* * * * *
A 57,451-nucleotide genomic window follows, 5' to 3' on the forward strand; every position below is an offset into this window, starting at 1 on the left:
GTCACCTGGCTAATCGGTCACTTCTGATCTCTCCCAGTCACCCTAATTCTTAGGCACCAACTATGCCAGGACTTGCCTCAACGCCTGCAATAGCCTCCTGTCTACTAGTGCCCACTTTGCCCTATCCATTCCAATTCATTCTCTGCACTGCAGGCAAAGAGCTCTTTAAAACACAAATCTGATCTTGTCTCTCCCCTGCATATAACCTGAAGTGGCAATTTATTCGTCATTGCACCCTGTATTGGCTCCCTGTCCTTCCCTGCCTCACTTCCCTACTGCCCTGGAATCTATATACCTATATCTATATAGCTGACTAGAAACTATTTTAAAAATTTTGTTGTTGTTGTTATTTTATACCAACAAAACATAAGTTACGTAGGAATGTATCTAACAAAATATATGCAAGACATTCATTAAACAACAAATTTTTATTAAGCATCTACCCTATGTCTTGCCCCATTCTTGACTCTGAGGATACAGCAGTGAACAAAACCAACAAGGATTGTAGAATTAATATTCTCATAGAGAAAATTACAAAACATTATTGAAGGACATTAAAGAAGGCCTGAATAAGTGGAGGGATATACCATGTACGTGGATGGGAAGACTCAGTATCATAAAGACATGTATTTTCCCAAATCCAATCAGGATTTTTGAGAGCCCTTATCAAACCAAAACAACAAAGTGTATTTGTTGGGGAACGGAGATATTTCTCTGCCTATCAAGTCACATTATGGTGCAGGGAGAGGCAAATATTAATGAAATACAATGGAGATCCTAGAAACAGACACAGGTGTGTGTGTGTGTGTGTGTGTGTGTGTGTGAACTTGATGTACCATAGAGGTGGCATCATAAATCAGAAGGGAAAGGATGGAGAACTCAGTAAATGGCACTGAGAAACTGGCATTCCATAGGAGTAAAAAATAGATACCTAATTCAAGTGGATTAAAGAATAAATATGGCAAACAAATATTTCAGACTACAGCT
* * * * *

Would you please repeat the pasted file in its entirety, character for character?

A 57,451-nucleotide genomic window follows, 5' to 3' on the forward strand; every position below is an offset into this window, starting at 1 on the left:
GTCACCTGGCTAATCGGTCACTTCTGATCTCTCCCAGTCACCCTAATTCTTAGGCACCAACTATGCCAGGACTTGCCTCAACGCCTGCAATAGCCTCCTGTCTACTAGTGCCCACTTTGCCCTATCCATTCCAATTCATTCTCTGCACTGCAGGCAAAGAGCTCTTTAAAACACAAATCTGATCTTGTCTCTCCCCTGCATATAACCTGAAGTGGCAATTTATTCGTCATTGCACCCTGTATTGGCTCCCTGTCCTTCCCTGCCTCACTTCCCTACTGCCCTGGAATCTATATACCTATATCTATATAGCTGACTAGAAACTATTTTAAAAATTTTGTTGTTGTTGTTATTTTATACCAACAAAACATAAGTTACGTAGGAATGTATCTAACAAAATATATGCAAGACATTCATTAAACAACAAATTTTTATTAAGCATCTACCCTATGTCTTGCCCCATTCTTGACTCTGAGGATACAGCAGTGAACAAAACCAACAAGGATTGTAGAATTAATATTCTCATAGAGAAAATTACAAAACATTATTGAAGGACATTAAAGAAGGCCTGAATAAGTGGAGGGATATACCATGTACGTGGATGGGAAGACTCAGTATCATAAAGACATGTATTTTCCCAAATCCAATCAGGATTTTTGAGAGCCCTTATCAAACCAAAACAACAAAGTGTATTTGTTGGGGAACGGAGATATTTCTCTGCCTATCAAGTCACATTATGGTGCAGGGAGAGGCAAATATTAATGAAATACAATGGAGATCCTAGAAACAGACACAGGTGTGTGTGTGTGTGTGTGTGTGTGTGTGTGAACTTGATGTACCATAGAGGTGGCATCATAAATCAGAAGGGAAAGGATGGAGAACTCAGTAAATGGCACTGAGAAACTGGCATTCCATAGGAGTAAAAAATAGATACCTAATTCAAGTGGATTAAAGAATAAATATGGCAAACAAATATTTCAGACTACAGCT